- A Kind-hearted Woman. The heroine can be feisty, saucy, smart-mouthed, shy, timid, and even a tart, but she has to have a soft heart. She might come off about as tender as a porcupine, but we must discover early on that she has a soft center. When it comes right down to it, she’ll take the side of every underdog, feed any stray that wanders into the yard, and defend any youngster who needs her.
- A Sticky Situation. Every novel needs a conflict. While it’s best to have a conflict in which the hero and heroine have no choice but to stick it out and find a solution to the problem together, it doesn’t always have to be life or death. The situation might be more light-hearted, but it still has to be sticky enough to bind the hero and heroine together even though there are times when they want or need to be apart from one another.
- A Dastardly Person. Villains can be male or female, but there needs to be someone in the novel for the reader to fear and/or hate. I think the best “baddies” are those who we can understand. We can see their point of view, even though we don’t agree with it. Just having someone be hateful and mean isn’t good enough. We need to know why they are the way they are and why they like being that way. The bad people need to have motive beyond being mean or selfish.
- Animals. You can’t have a western without animals! Horses, dogs, cats, cows, pigs, chickens, buffalo, wolves, and on and on. Animals add authenticity, comic relief, and entertainment/education to a story. It’s particularly wonderful when one or two of the animals almost become secondary characters. Just don’t get in the animal’s point of view. (The hound jumped up, happy to see that his master had made it back from the hunt.), That’s just silly.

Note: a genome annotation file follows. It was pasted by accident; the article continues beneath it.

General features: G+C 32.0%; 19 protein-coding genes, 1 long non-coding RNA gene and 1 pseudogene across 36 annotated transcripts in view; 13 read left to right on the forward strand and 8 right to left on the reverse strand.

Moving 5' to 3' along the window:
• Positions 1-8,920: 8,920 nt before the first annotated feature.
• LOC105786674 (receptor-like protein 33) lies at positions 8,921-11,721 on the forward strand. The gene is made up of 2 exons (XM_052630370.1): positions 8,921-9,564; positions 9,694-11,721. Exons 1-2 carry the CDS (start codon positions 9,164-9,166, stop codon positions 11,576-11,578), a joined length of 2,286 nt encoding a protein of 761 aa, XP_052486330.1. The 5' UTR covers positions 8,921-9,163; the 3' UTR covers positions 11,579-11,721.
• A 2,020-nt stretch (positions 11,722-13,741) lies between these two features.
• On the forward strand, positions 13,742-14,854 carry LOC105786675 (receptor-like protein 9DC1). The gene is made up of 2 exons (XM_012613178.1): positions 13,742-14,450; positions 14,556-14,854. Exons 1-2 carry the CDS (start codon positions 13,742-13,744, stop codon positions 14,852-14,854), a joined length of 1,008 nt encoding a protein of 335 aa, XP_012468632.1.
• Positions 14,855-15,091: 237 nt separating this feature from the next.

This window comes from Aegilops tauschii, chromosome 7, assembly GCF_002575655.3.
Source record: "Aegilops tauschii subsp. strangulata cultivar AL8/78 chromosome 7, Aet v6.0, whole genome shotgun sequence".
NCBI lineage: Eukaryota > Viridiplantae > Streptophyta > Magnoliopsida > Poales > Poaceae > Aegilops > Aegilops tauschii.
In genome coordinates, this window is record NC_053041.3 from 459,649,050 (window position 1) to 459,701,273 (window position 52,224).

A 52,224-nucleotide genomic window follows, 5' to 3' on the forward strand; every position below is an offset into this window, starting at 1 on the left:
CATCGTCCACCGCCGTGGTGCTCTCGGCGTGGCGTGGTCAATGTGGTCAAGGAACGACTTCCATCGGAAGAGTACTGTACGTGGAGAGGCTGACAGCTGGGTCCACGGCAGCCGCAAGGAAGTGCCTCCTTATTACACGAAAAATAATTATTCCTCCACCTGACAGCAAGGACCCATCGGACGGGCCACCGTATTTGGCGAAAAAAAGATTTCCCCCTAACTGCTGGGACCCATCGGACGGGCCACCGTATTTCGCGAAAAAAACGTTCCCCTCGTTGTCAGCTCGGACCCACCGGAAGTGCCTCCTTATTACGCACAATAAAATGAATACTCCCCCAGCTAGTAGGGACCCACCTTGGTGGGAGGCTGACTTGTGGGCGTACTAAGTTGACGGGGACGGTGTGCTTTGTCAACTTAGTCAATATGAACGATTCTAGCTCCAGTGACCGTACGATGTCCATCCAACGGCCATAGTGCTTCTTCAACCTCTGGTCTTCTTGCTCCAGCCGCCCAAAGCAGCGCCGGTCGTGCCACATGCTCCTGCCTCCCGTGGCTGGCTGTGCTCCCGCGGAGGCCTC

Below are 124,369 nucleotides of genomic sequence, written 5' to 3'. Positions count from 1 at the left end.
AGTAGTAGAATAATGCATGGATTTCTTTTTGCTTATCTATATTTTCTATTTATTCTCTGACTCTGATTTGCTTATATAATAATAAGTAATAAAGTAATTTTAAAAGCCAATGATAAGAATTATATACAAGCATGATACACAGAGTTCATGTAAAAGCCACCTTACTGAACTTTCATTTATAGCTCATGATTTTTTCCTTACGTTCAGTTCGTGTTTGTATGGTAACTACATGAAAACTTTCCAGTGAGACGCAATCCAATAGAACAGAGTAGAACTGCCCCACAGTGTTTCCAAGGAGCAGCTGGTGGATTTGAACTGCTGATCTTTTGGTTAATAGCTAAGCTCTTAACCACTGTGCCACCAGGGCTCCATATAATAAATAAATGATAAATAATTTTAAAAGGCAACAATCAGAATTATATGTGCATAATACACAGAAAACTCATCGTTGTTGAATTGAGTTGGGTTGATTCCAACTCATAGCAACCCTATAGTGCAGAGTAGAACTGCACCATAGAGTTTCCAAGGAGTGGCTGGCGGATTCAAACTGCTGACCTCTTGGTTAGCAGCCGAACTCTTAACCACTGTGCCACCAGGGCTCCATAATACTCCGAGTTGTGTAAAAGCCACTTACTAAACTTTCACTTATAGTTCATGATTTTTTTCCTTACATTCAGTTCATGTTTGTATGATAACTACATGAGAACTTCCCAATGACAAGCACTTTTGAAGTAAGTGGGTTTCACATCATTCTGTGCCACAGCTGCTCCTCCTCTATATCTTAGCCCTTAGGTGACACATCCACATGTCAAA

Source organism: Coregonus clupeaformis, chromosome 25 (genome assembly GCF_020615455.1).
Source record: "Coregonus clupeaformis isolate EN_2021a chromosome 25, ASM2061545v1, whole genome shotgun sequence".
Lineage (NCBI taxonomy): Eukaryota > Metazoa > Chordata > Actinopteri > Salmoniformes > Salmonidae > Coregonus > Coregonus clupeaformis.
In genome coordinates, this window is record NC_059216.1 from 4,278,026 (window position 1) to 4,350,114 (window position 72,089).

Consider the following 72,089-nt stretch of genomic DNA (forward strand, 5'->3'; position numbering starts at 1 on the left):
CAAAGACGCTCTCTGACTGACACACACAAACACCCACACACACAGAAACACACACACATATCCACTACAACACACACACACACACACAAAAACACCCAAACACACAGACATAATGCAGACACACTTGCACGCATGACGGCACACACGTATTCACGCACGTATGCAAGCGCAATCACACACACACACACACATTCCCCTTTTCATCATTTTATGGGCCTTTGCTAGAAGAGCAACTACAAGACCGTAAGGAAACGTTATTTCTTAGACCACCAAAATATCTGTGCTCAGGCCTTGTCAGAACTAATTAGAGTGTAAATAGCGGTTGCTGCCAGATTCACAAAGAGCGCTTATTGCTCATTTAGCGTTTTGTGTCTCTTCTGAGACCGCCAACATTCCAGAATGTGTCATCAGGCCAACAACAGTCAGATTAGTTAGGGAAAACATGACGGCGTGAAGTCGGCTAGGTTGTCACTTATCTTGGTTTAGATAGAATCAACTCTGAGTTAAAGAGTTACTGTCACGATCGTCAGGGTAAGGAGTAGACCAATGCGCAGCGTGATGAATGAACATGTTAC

AUTHOR Bio and Links:
Author of more than 45 novels, Deborah lives in Oklahoma. She has been a full-time writer since she graduated from the University of Tulsa. She worked for a few years as a reporter for newspapers before becoming a freelance writer. Deborah’s first novel was published in the late 1970s and her books have been published by Jove, New American Library, Harlequin, Silhouette, and Avon. She has been inducted into the Oklahoma Authors Hall of Fame and she is a charter member of the Romance Writers of America. She is also a member of the Author’s Guild.
Lover of the west and the people who tried to tame it, Deborah likes to write about strong, independent women and the men who are their equals. She grew up on a diet of TV westerns which have served her well. Since she appreciates men with devilish twinkles in their eyes, she likes to mix laughter in with the love scenes in her books. Also widely published in non-fiction, she writes and edits for a magazine focused on small businesses. Deborah taught fiction writing for more than 10 years at a community college. She is currently working on her next historical romance set in the wild, wonderful west.
Her books have been re-issued on Amazon for Kindle Direct and have attracted tens of thousands of new fans. For a list of them, visit her website.
Facebook — https://www.facebook.com/officialdeborahcamp